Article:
The MOST Common weeds you will be seeing!

Weeds are a real eye sore to those of us that relish over our turf like lawns. We feel the need to banished them as soon as they show their ugly sides. Basically they are a plant that grows in a place where it’s not wanted. If a weed is strong enough it can cause overcrowding and begin to squeeze out grass as well as rob vital nutrients from the grass roots. Weeds are categorized into annual and perennial. The most common perennial weed is the Dandelion – the one that causes the most displeasure in the lawn world! Weed prevention is all about survival of the fittest and your best defense is a healthy thick lawn that won’t allow any space for weeds to take hold.

Other common weeds that you will run across during the turf season will be:

  • Plantain
  • Henbit
  • Ground Ivy/Creeping Charlie
  • Purple/Wild Violet
  • Crabgrass
  • Clover
  • Milk Thistle

To maintain an attractive lawn, you have to learn to manage weeds. Weed control in a lawn begins with a healthy, vigorous, dense stand of turf. Healthy turf helps control weeds by growing to fill bare areas, shading the soil surface, and shading newly emerged weed seedlings. Without sunlight, many weed seedlings cannot survive. An attractive, weed-free lawn can bring a sense of satisfaction and accomplishment to the homeowner.

Annuals are those weeds that produce seeds within 1 year after emergence. Those that emerge in the spring grow through the summer, and produce seeds in the fall are called summer annuals. Examples of summer annuals are crabgrass, goosegrass, spurge, and knotweed. Weeds that emerge in the fall, grow in the winter, and produce seeds in the late spring are called winter annuals. Examples of winter annual weeds are henbit, chickweed, and annual bluegrass.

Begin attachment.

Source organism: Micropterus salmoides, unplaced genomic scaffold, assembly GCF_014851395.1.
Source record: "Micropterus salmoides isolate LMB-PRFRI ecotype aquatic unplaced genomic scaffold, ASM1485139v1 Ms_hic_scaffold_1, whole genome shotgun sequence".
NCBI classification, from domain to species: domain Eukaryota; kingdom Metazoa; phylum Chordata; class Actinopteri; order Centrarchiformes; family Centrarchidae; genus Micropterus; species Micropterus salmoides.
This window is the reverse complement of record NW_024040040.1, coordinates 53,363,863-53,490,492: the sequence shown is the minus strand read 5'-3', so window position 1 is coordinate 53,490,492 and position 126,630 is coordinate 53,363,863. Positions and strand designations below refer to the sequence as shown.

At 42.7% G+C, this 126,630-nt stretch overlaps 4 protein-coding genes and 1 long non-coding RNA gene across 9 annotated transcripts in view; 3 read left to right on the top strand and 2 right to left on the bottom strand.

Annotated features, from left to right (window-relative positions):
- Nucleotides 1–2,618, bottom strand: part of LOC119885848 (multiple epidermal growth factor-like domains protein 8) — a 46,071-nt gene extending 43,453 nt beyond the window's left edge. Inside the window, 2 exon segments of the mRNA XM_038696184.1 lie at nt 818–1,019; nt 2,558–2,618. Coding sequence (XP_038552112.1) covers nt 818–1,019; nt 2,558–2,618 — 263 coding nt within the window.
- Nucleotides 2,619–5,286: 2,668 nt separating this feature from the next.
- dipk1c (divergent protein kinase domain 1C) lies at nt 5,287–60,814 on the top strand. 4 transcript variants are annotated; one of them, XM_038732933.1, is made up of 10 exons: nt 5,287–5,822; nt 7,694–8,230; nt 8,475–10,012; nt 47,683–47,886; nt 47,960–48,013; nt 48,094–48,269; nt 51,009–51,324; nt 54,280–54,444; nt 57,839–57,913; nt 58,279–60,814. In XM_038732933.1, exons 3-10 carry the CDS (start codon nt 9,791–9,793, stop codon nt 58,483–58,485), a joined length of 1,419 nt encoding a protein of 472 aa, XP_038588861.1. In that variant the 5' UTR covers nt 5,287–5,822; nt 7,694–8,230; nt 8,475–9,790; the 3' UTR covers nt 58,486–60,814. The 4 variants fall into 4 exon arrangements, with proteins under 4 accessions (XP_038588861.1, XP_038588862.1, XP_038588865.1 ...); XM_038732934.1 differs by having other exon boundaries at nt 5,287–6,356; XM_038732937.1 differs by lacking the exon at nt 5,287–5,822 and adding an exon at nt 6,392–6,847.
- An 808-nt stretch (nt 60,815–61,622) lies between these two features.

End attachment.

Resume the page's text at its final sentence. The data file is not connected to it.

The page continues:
Perennial weeds emerge, grow, and produce some structure that enables the plant to overwinter and resume growth year after year. These plants typically reproduce by vegetative mechanisms as well as seeds. Common examples are dandelions, clover, broadleaf plantain, ground ivy (also called creeping charlie), thistle, milkweed, wild violet, and henbit.

Most of the recommended turf-production practices, although not solely intended as weed control methods, do help control weeds. All production practices that promote healthy turf also help reduce weed establishment. This includes use of soil tests to maintain recommended pH, timely addition of recommended rates of fertilizer, controlled irrigation during periods of limited rainfall, insects and disease management, and proper mowing.

Although these practices are considered standard agronomic production tips, they can also help control weeds. As environmentalists, we must manage the turf to use its competitive ability to help control weeds.

Bare soil is a prime area for weed invasion. Bare areas should be reseeded, plugged, or left for adjacent grass to grow into. Areas reseeded or left void should be covered with mulch, such as grain straw, until turf fills the area.

Regardless of how well you manage the turf, weed seed germinate and seedlings emerge. You should rely on other control methods when this occurs.

Some scattered, individual weeds (wild garlic, for example) can be removed by hand. However, hand removal is a tedious and time-consuming process. Quality Lawn Services uses the least toxic Herbicides on the market today and they will reduce the time required to control weeds.